Grove City Messenger - June 11th, 2023

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<strong>Messenger</strong><br />

<strong>Grove</strong> <strong>City</strong><br />

<strong>June</strong> 11 - 24, <strong>2023</strong> www.columbusmessenger.com Vol. XLII, No. 17<br />


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<br />

A message<br />

of kindness<br />

By Dedra Cordle<br />

Staff Writer<br />

<strong>Messenger</strong> photo by Dedra Cordle<br />

<strong>Grove</strong> <strong>City</strong> resident Lia-Mae Kass is the author and illustrator of a children’s book that<br />

is centered around hidden disabilities and how the choices people make, big or<br />

small, always have an impact on someone else. “To Whom it Concerns” was inspired<br />

by the one year her son played youth baseball and the support his coaches, teammates,<br />

and strangers in the stands showed him throughout the season even though<br />

he did things “a little bit differently.” Kass said the book serves as a thank you to<br />

those who have shown her family and her son – who has attention-deficit hyperactivity<br />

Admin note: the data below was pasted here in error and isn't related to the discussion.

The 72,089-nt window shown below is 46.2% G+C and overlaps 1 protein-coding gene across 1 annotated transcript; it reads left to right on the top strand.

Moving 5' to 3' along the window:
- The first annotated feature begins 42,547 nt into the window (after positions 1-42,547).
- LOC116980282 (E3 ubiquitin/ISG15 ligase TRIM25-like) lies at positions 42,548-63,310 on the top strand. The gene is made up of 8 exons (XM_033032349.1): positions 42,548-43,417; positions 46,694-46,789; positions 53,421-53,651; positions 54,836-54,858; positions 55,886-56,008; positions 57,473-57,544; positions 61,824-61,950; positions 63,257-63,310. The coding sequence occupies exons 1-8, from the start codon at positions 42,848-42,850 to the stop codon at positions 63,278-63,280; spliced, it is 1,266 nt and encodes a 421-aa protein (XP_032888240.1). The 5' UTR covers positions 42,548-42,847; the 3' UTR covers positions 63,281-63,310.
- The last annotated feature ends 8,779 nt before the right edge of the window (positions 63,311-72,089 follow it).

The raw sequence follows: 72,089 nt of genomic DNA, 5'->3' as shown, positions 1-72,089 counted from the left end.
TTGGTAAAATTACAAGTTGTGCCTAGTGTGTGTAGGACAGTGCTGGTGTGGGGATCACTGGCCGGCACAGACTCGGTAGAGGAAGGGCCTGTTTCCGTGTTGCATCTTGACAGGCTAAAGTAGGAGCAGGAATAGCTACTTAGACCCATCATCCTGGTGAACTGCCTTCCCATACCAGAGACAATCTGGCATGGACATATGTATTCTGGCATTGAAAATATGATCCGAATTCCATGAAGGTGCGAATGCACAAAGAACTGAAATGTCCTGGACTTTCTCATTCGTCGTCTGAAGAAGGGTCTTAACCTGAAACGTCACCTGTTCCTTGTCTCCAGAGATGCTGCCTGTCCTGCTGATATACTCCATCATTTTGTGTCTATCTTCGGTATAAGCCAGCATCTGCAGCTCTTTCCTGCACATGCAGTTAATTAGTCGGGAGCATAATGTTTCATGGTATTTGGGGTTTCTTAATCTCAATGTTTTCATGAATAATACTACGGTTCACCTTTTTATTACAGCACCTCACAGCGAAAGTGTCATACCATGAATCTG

disorder and is on the autism spectrum – compassion, kindness, and patience<br />

during their life journey and also a reminder for others to try to extend those same<br />

courtesies to everyone you meet. “To Whom it Concerns” can be purchased through<br />

Amazon and Barnes & Noble while copies can be reserved through the Southwest<br />

Public Libraries website.<br />

The summer break was winding down<br />

and the anxiety was ramping up for Lia-<br />

Mae Kass.<br />

Having been employed as a special<br />

education teacher for nearly two decades,<br />

she had become accustomed to the transition<br />

between that extended break and the<br />

headfirst dive into a new school year but<br />

this time was proving to be a genuine<br />

challenge.<br />

“I was trying to prepare for my child to<br />

make his transition from one school building<br />